• Feline parvovirus infection;
  • Feline parvovirus;
  • Outcome;
  • Prognosis

Background: Feline panleukopenia is a highly contagious and often lethal disease.

Objective: The purpose of the study was to identify prognostic factors for survival of cats with panleukopenia.

Animals: Between 1990 and 2007, 244 cats were diagnosed with panleukopenia in the Clinic of Small Animal Medicine, LMU University of Munich, Germany. Diagnosis was established by electron microscopy, polymerase chain reaction of feces or blood, antigen ELISA of feces, pathognomonic histopathological lesions at necropsy, or some combination of these procedures.

Methods: Medical records of each cat were evaluated retrospectively.

Results: Survival rate was 51.1%. No significant correlation was found between outcome and living conditions, age, vaccination status (unvaccinated versus one or more vaccines administered), or severity of clinical signs. However, of the vaccinated cats, none had received a vaccine later than 12 weeks of age as a kitten. Nonsurvivors had significantly lower leukocyte and thrombocyte counts at presentation compared with survivors. The relative risk of death for patients with <1,000/μL leukocytes was 1.77 times as high as in patients with a leukocyte count of 1,000–2,500/μL (P= .038), and 1.85 times as high as in patients with >2,500/μL leukocytes (P= .001). The likelihood of a fatal outcome was higher when serum albumin concentration was <30 g/L or serum potassium concentration <4 mmol/L.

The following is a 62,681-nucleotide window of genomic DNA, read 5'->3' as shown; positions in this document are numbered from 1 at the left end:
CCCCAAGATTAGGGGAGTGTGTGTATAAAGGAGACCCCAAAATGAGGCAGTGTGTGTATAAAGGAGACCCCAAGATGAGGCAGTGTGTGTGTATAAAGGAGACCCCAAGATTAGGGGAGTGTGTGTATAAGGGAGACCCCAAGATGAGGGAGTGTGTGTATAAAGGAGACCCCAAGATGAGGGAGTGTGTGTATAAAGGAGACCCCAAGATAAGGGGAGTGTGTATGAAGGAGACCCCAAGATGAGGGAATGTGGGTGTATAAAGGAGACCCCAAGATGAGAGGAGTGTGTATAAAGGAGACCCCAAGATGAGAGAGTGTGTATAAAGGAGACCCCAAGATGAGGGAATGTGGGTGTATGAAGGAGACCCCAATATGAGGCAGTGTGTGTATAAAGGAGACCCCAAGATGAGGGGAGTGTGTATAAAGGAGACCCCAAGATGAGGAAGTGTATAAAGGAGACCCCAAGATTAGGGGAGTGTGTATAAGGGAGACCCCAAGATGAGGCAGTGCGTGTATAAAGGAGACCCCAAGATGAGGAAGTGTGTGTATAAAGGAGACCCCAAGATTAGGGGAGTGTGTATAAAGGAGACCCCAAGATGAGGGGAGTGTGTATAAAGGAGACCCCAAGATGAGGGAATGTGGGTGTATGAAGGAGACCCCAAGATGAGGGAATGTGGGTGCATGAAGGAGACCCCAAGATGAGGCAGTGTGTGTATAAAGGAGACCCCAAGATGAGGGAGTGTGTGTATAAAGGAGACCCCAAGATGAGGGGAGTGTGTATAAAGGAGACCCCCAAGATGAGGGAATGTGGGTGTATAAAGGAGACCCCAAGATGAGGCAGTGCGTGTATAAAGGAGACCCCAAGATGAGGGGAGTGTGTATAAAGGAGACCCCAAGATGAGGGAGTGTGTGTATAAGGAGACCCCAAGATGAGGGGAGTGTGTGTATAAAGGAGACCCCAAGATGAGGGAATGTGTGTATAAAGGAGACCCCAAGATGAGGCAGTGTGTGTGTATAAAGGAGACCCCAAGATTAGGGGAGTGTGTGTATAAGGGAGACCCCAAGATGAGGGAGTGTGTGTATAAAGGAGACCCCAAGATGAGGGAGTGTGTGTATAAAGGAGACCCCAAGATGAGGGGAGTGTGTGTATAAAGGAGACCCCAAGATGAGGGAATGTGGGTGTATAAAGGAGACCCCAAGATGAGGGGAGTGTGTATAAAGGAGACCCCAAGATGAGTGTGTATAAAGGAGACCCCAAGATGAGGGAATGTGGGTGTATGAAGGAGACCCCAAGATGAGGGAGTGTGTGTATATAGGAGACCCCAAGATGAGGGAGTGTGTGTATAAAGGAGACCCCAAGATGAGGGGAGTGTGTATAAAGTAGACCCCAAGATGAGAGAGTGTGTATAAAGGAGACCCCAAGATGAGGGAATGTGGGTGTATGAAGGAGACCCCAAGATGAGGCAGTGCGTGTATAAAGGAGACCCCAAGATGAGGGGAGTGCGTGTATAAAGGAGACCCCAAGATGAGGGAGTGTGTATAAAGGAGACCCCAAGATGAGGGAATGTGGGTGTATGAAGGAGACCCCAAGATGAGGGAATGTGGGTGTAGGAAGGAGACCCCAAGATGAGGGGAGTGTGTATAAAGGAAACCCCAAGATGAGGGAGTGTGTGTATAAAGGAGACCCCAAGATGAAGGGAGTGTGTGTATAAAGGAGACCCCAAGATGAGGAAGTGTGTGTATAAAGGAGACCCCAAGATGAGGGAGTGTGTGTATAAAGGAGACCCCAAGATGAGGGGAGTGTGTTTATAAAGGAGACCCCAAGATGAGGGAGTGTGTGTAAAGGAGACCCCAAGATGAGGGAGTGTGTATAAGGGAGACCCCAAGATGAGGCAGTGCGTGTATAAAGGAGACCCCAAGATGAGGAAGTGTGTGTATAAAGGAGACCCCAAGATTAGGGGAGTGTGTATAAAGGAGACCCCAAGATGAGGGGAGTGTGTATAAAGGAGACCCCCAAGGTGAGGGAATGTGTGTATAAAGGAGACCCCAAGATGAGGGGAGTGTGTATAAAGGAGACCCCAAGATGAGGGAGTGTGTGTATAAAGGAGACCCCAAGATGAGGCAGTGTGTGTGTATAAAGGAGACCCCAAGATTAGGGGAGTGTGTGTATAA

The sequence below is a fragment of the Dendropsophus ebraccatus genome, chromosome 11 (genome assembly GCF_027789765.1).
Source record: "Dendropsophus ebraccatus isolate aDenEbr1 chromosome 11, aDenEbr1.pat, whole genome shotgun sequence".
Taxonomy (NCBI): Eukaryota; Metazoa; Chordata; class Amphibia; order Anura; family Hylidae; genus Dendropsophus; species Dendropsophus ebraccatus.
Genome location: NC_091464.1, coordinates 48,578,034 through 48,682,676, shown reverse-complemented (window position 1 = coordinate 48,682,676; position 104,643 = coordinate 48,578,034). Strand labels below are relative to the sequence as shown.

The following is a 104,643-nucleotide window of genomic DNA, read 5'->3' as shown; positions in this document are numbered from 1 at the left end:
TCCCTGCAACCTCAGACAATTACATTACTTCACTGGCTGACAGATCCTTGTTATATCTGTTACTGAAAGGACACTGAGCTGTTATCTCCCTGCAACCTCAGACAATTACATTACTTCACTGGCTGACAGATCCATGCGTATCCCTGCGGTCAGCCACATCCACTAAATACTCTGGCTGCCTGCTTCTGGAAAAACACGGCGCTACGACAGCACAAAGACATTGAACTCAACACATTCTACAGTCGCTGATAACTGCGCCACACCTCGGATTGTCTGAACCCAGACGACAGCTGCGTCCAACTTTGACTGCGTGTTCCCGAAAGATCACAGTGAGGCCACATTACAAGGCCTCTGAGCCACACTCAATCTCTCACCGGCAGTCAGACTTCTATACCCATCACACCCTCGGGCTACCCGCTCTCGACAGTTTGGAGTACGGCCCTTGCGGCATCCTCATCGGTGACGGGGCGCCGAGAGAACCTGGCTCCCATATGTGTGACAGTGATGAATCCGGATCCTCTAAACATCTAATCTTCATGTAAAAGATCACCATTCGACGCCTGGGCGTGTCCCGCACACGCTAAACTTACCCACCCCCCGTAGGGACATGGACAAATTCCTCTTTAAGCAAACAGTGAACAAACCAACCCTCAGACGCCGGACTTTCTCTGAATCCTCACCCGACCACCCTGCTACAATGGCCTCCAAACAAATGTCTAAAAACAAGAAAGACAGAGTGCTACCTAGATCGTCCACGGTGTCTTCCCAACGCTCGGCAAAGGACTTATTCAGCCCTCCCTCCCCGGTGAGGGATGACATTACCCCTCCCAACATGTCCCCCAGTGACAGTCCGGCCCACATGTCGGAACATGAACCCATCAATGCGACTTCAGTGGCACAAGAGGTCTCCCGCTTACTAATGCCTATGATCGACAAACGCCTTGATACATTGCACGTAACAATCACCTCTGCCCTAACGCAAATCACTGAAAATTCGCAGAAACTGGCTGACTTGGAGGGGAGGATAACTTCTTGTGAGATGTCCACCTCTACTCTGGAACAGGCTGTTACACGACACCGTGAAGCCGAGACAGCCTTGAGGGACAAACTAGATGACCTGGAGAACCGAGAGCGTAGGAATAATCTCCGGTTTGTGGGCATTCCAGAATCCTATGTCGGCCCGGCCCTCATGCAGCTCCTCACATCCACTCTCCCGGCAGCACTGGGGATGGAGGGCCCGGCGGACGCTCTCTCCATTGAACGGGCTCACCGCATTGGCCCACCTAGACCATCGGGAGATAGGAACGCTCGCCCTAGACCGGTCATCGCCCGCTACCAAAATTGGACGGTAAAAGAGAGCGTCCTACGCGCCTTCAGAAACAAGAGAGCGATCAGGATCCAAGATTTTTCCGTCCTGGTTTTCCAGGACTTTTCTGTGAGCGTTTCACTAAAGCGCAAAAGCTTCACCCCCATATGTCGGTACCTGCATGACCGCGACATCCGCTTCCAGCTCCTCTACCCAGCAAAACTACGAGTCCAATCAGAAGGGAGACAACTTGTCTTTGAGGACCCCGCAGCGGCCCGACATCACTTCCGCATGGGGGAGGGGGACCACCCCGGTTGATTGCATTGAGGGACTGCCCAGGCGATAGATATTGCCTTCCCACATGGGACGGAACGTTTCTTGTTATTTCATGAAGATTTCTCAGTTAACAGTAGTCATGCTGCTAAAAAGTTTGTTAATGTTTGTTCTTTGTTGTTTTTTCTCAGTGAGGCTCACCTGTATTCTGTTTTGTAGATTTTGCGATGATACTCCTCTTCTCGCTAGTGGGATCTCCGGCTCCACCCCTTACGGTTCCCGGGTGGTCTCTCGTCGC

Conclusions and Clinical Importance: Vaccination strategies that do not include vaccination of kittens beyond 12 weeks of age may not be adequate to prevent panleukopenia. Leukopenia, thrombocytopenia, hypoalbuminemia, and hypokalemia are negative prognostic factors in cats with panleukopenia.